This trip has been amazing overall, but I cannot forget the thrill of biking the City Wall of Xian. The historic city and the memories I created there will stay with me for the rest of my life. But, these will not be my only memories of China because I will be coming back to this beautiful country some time in the future!
Luis F. Mota, Jr.
We passed the gates of the Temple of Heaven park in Beijing only to be met by the astonishing site of seven meteorites preserved and placed next to each other as if by divine authority. Next, we walked through a path paved by the Ming Dynasty during the 15th Century that led us past an outgrowth of trees all glazed with ice. On this path, one could observe monks under these trees practicing an ancient Chinese art called Tai Chi. When we arrived to our meeting area under the trees, we were greeted by our Master for the day and began to line up and begin class. There is something so incredibly soothing about Tai Chi. The temperatures that day were frigid, but I wasn’t concerned about how I couldn’t feel my fingers; I was too busy taking in the movements that my master was displaying for the whole class to follow and replicating them as if I had attended class before. I personally cannot dance to save my life, but in that moment my body moved as if on its own, and I performed a ballade between myself and the surrounding space. I came out of the temple completely relaxed and in a sort of daze. This was definitely one of those experiences that linger in your thoughts because they cannot be recreated, only remembered.
Our first day in Beijing was quite a memorable one. After an adrenaline-filled morning of rushing through crowded subway stations and trains, we arrived at the Temple of Heaven, one of the most beautiful places of worship in the world. Built in 1420, the Temple of Heaven was once a place for emperors of the Ming and Qing dynasties to worship Heaven and offer sacrifices as forms of prayer. Its structures include the Circular Mound Altar, the Abstinence Palace, and the Hall of Prayer for Good Harvests, the latter being the most famous. As we entered the vicinity, we were welcomed by an array of trees, some which formed an arc over the walkways. This beautiful landscape provided an ambient atmosphere that made me feel like we were strolling through a forest. The ambience allowed a peaceful escape from the hustle and bustle of Beijing, one of China's most heavily populated cities.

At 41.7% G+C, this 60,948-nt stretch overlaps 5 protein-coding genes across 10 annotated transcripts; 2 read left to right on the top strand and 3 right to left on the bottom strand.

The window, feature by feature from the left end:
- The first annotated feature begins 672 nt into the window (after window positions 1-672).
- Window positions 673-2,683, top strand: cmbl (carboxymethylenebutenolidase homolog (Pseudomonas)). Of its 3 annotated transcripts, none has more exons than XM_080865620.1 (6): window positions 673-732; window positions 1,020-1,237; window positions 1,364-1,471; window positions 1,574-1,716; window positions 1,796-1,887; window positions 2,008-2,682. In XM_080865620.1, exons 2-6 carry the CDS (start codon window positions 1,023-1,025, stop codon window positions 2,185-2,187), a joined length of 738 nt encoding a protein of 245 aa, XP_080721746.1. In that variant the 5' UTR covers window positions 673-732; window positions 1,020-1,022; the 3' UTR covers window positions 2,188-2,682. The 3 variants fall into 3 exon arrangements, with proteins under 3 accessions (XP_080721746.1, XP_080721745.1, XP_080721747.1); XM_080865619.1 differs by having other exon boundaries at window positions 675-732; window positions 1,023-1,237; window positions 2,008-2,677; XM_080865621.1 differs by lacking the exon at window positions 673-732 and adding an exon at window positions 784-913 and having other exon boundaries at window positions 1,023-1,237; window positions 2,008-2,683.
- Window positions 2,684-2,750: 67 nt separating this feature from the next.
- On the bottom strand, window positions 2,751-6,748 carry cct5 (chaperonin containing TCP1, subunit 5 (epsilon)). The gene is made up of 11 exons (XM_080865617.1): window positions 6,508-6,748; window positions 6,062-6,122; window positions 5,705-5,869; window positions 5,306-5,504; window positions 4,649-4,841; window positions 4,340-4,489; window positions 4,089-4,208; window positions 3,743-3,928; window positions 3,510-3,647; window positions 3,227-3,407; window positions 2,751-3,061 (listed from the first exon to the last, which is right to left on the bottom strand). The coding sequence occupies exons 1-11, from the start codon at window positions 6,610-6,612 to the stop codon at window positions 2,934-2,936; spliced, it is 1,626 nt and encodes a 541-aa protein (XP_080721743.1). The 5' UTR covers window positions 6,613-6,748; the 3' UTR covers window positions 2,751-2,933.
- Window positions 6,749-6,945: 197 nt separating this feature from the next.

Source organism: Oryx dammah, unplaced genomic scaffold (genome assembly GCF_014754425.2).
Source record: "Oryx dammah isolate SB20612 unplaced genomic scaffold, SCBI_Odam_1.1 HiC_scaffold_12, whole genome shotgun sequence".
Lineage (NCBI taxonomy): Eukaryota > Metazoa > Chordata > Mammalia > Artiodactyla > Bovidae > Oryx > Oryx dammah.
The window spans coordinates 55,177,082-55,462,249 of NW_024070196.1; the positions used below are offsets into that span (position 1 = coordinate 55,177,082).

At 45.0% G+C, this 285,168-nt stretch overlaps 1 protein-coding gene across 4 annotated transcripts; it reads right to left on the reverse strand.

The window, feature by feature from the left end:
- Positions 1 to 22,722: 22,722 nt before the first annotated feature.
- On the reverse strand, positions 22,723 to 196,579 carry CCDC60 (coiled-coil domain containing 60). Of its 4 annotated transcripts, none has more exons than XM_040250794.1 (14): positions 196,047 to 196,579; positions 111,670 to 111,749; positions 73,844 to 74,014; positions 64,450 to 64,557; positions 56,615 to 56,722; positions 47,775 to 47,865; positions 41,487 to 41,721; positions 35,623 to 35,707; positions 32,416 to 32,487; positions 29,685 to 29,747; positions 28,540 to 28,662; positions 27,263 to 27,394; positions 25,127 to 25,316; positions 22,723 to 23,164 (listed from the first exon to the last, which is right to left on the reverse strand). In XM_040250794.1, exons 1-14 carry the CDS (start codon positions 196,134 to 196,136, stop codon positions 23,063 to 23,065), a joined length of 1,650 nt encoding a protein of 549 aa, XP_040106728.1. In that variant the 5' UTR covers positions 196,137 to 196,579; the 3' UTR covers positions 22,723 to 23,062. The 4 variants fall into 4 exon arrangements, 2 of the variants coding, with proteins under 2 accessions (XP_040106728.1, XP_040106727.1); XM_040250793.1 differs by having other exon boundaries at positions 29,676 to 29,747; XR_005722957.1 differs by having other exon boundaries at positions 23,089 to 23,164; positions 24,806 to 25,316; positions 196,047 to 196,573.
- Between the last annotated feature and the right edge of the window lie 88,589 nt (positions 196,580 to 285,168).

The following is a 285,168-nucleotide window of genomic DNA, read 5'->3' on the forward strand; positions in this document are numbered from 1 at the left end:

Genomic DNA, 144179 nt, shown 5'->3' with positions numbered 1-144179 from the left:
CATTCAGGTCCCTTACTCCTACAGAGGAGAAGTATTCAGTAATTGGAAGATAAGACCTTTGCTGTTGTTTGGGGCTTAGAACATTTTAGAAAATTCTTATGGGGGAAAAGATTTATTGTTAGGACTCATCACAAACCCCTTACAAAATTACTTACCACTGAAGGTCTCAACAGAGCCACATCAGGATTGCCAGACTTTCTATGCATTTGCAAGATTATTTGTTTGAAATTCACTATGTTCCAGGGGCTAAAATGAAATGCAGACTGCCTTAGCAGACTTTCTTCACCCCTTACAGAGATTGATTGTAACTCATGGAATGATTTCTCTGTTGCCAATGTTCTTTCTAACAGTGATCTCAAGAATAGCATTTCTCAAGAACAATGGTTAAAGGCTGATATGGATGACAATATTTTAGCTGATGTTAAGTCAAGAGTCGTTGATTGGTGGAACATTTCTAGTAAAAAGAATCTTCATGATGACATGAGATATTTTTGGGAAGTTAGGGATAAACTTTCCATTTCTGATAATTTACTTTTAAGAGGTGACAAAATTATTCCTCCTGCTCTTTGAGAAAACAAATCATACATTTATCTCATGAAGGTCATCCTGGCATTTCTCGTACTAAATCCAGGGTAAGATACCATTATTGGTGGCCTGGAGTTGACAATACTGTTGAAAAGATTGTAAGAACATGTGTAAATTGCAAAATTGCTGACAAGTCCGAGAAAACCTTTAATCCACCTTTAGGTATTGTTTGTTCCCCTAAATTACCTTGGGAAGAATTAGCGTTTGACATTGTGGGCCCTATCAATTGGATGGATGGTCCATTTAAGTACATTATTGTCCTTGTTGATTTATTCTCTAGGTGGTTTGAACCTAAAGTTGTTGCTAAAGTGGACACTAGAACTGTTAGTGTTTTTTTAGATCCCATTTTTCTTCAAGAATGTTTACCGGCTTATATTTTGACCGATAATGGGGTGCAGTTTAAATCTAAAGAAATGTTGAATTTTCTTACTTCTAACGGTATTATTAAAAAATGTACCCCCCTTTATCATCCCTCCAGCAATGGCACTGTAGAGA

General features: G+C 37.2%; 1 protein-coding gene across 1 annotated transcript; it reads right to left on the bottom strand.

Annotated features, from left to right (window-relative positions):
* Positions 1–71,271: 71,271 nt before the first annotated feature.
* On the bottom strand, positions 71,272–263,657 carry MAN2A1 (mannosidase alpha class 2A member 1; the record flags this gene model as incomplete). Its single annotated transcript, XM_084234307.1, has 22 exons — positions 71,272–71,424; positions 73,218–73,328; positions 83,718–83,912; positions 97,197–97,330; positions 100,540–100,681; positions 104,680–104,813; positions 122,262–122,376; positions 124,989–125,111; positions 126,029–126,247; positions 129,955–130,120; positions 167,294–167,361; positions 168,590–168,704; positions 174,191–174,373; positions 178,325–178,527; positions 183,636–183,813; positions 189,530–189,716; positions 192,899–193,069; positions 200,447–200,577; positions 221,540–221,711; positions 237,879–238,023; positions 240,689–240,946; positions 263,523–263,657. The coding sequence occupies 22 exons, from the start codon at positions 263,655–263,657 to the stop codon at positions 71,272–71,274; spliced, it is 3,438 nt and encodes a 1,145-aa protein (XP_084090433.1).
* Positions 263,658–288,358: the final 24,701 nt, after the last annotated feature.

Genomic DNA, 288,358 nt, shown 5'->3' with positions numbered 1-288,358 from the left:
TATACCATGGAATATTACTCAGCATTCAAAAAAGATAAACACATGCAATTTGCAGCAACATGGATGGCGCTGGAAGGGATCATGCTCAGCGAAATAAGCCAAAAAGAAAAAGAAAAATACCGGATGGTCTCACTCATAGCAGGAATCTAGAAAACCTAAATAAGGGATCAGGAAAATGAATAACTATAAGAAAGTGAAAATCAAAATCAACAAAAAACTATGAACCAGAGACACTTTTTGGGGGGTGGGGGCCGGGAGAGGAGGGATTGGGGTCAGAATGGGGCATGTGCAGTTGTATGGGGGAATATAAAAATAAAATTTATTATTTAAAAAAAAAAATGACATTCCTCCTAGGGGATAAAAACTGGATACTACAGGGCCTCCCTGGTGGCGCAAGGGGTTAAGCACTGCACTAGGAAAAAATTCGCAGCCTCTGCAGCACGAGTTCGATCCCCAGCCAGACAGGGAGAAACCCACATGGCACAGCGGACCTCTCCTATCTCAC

Accordingly, one feature of the Temple of Heaven is that it serves as a recreational area for retired people to stay active, and we had the opportunity to witness this lifestyle firsthand during our visit. Following our Tai Chi class, a handful of students including me joined a group of elderly Tibetan men and women for a dance activity. We stood in between the adults and danced in a circular formation, following choreographed moves to songs played on a miniature radio. Once the activity concluded, the elderly people eagerly asked to take pictures with us with beaming smiles on their faces. Witnessing their excitement and gratitude gave me the most heartwarming feeling. In essence, the intricate architecture, serene landscape, and direct interaction with local citizens altogether made our visit to the Temple of Heaven a truly wholesome experience.
As part of the Service Learning Project within our trip, we visited Sunny Home for the Elderly, a nursing home in Beijing, where we had the opportunity to interact with the elders and the volunteers within the facility. The elders welcomed us with open arms and humbly asked us to sit with them to talk about our experience in China. After a lot of hugs and handshakes, the 15 of us began setting up the stage for a small show we had prepared in advance for them. As a group, we performed acapella versions of several classics and even had a small line dance. In addition, Aileen and Natalia warmed our hearts with some breathtaking solos. Despite the language barrier, the elders were cheering us on and clapping to the rhythm of the music.
Lastly, we all sat down to make greeting cards to give to the elders. Many of us wished them a happy new year and had our cards translated into Chinese with the help of our tour guides. The smiles on their faces as we handed them our cards will be a memory we will cherish forever. Furthermore, we are looking forward to raising funds to donate to Sunny Home for the Elderly in an effort to continue bringing them joy.
China is a place full of surprises. Being here made me realize what a small part of the world we are. Thanks to this trip I found out that the world is full of unexpected things and events that most people should experience. I can definitely say that these days I've spent in China taught me a lot of amazing aspects about its culture. To start, I have met many lovely people from this country since we arrived, and each one of them reflect Chinese culture through their behavior. Being foreigners in Xi'an meant that many locals would stare at us for a long time; sometimes they would even come near us to take pictures. This was a very funny experience, and something that I will definitely never forget.
A hard experience for all of us was communicating. Most people in China do not speak English at all, so most of the times we tried to communicate by signs. This was a very big challenge, but as I said before, we sometimes experience unexpected events in our life. Just like a day ago, while I was sitting in the bullet train speaking in Spanish, I suddenly heard someone speaking to me in Spanish, and it turned out to be a Chinese woman. Meeting her was really awesome because the possibility of finding someone in China who speaks Spanish is really small.
Another whole new experience for me was the food and restaurants, which are totally different from what I'm used to. Even though I am not an adventurous eater, I tried many different dishes, and I can say that Chinese food has a unique and delicious taste that people should try at least once. And that is one of the things I loved most about China--being out of my comfort zone forced me to embark on new adventures.